allparticles be treated like this, or just force carrier particles like photons? Like, electrons. It seems like while photons get abstracted away into values of modes in fields, electrons don't; when you talk about the electron you talk about it like it's an actualobject-- if it too is just a formalism for a value of a mode of a field you haven't mentioned it, plus the electron gets to interact with things by emitting and receiving other particles instead of just, like, I don't know, smashing into things or however photons interact. What's the difference here? I know that electrons are fermions whereas photons and Ws and Zs are bosons, but most of the explanations I've seen of that difference, including wikipedia's and yours, seem to imply that the only real difference between fermions and bosons is that one follows the exclusion principle and the other doesn't, but it is not obvious to me how that one difference would produce differences in behavior to the point where one doesn't even seem to "exist". Do fermions have the same relationship to fields that bosons do after all?Overall, which of these things are objects and which are formalisms?

Also, just for exactness:

What does this infinity look like? Are there an infinite number of possible frequencies

between200 and 300 mhz, for example?You describe these "modes" like they can be thought of as bins of a discrete fourier transform or something. Are they? If so, what's the time domain function being transformed, if it even means anything to ask that question?

Please excuse my stupid questions, thanks :)

For starters, it seems a bit confusing because on a plain reading you've told us (1) forces don't exist, just particle interactions (2) particles don't exist, just fields and (3) fields don't exist either, just particle interactions.Well, there are particles, and there are particles...

There's a useful distinction made between "real" and "virtual" particles in the context of Feynman diagrams. Real particles are the things that we observe out and about in the world-- electrons, protons, photons from a laser. Those are actual particles, and they're subject to the usual conservation laws and the like.

"Virtual" particles are particles that are never directly observed. Pretty much any time you have a force conveyed by a particle, that particle is a virtual one-- it's emitted by one real particle, and absorbed by another real particle, but nobody ever sees it existing between the two. We can infer its existence from the change in the state of the real paricles, but we don't directly observe it. Virtual particles aren't subject to the same rules as real particles-- they can pop in and out of existence with very little regard for conservation of energy and the like.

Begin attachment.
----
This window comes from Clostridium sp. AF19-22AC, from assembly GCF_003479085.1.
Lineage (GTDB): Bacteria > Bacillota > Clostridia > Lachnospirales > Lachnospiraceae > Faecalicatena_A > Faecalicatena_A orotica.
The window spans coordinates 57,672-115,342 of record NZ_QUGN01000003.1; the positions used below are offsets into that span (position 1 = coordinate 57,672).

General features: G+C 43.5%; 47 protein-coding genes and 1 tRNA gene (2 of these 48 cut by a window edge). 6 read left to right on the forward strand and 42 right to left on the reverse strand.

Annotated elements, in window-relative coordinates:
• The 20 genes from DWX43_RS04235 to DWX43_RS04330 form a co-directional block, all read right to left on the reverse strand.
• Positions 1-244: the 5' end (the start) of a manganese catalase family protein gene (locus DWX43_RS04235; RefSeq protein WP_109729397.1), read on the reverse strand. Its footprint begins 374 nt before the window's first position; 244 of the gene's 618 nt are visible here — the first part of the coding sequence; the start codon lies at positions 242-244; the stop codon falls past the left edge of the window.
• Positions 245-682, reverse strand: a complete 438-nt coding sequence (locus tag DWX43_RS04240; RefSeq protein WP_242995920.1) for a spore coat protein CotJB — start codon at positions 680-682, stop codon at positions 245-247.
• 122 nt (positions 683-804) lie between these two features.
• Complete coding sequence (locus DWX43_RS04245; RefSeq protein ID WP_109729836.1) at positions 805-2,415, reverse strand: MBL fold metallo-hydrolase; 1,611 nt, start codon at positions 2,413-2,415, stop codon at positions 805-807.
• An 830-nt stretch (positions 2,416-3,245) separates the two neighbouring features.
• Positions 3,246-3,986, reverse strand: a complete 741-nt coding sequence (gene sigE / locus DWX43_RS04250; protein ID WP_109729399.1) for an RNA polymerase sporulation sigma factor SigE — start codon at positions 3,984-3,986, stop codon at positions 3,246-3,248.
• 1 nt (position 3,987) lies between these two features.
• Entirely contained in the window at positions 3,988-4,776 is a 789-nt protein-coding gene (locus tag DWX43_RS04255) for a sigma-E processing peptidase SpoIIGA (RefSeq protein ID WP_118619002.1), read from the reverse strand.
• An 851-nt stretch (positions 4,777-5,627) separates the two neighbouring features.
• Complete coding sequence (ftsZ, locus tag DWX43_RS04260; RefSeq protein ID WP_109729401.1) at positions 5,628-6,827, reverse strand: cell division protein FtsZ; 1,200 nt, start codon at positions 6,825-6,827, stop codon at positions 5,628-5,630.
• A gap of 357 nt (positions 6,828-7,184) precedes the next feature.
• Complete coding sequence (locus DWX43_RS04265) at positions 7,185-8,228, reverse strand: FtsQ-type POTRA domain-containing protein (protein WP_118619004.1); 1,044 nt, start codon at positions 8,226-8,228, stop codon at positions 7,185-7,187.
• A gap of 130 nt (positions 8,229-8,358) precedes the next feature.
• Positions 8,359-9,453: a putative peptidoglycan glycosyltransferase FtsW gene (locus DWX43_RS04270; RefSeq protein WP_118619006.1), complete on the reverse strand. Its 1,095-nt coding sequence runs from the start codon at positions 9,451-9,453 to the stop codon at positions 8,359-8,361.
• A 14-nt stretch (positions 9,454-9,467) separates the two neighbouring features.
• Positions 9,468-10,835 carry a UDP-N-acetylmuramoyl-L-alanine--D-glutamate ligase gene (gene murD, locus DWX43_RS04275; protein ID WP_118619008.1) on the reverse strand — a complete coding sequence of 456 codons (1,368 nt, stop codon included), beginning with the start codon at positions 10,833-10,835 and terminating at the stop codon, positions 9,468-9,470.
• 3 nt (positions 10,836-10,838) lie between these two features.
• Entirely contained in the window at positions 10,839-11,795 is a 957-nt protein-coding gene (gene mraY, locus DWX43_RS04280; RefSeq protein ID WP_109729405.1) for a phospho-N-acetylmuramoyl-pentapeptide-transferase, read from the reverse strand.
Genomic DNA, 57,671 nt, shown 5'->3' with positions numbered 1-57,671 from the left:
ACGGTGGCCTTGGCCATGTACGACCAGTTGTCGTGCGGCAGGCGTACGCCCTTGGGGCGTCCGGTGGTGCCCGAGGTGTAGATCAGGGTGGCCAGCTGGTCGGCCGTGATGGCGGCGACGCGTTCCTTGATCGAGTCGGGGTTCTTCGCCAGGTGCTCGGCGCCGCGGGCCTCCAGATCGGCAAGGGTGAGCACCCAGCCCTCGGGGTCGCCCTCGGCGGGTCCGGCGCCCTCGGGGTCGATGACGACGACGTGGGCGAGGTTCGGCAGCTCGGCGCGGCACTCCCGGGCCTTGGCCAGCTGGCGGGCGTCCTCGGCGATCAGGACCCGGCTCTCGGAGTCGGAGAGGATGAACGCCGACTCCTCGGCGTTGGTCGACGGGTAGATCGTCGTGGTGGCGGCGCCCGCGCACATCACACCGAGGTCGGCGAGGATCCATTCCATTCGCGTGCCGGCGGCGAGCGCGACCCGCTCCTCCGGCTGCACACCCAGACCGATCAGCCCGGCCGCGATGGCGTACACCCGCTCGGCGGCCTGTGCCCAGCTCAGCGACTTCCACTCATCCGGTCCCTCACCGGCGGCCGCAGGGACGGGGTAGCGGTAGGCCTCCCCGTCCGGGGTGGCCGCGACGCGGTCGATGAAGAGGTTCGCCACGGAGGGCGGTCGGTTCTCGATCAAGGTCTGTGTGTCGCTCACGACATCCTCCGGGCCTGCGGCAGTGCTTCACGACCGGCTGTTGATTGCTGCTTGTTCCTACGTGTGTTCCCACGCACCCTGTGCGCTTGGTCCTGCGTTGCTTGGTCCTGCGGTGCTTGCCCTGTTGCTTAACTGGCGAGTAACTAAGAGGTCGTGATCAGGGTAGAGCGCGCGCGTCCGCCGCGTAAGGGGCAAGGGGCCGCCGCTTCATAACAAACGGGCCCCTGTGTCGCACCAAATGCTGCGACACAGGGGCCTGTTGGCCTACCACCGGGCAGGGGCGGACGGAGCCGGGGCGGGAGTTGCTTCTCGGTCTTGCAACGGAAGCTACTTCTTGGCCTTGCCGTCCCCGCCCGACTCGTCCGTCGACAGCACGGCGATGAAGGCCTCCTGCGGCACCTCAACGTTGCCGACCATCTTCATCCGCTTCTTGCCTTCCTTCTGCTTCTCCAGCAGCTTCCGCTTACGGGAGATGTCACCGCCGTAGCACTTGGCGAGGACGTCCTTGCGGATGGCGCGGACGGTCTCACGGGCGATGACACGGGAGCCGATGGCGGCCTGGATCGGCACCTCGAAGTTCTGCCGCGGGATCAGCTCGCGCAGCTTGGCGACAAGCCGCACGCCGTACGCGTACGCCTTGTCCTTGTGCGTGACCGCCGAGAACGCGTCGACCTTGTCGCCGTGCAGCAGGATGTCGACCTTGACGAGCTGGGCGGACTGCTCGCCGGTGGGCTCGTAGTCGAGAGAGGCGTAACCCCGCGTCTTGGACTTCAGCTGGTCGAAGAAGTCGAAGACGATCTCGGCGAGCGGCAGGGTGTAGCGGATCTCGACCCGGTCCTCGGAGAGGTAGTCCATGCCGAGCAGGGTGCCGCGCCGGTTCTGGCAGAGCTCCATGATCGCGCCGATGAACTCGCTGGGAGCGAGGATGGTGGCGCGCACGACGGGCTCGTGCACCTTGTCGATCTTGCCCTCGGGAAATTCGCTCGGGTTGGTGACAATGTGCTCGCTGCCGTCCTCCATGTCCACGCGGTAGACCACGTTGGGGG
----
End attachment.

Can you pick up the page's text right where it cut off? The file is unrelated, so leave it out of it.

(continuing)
In a very loose sense, I would say that "virtual" particles are best thought of as excitations of fields, while "real" particles are, well, particles. It's a sort of fuzzy question, though, because any particle you'd care to name can, in principle, appear as a virtual particle. In general, though, ordinary objects like electrons tend to be real, while force carriers like W bosons are more likely to be virtual. Photons can be either, which is sort of annoying.

What does this infinity look like? Are there an infinite number of possible frequencies between 200 and 300 mhz, for example?Yes.

You describe these "modes" like they can be thought of as bins of a discrete fourier transform or something. Are they?In a sense.

The enumeration of modes is a sort of calculational trick, just like doing an integral. We set up the problem as if there were a countable number of discrete modes of the electromagnetic field, and then we let the total number of modes go to infinity. If you do this the right way, you still get a sensible answer.

It's easier to do it this way, because you can't directly write down an expression based on having an infinite number of modes. It's relatively easy to describe a single mode, though, and taking the limit of a sum over many modes is a workable path to the infinite case.

Most of the time that people talk about photons in an experimental context, they artificially restrict the available number of modes in some way. If you want to talk about an atom interacting with a laser, you only worry about the number of photons in the single mode representing the laser, and assume that all the photons in the other possible modes can be ignored-- which is a safe assumption, most of the time.

In a very loose sense, I would say that "virtual" particles are best thought of as excitations of fields, while "real" particles are, well, particles.Eek. Everything is an excitation of a field. Elementary excitations of fields are particles, although not always the ones you think. For example, at low energies, the lightest particle you can form from gluons is a glueball; you never see a single gluon as a particle.

Virtual particles are computational tricks to describe how particles interact. In truth, its the fields that are interacting, but we can sometimes approximate it by only dealing with the elementary excitations and their interactions and pretending that the rest of the stuff doesn't matter much. This works great for something electrons and photons because they don't interact very strongly. For something like gluons, however, this fails miserably because the gluons interact very strongly and the rest of the stuff matters a lot. That's why to do computations that involve gluons and quarks, one generally has to use large computer simulations.

Regardless, the moral of the story is that everything is a field; it just so happens that fields can sometimes look like particles.

Well, I'm now less confused than I am before, so thanks.

Hi, You say Virtual particals change the state of real particals, what is that change of state; exactly?

Thanks from kali

You said that "the field of an electron sitting on my desk could be described in terms of a constant stream of photons pouring out of the electron all the time." How does this relate to the conservation of energy? Where do these photons come from?

Thank you!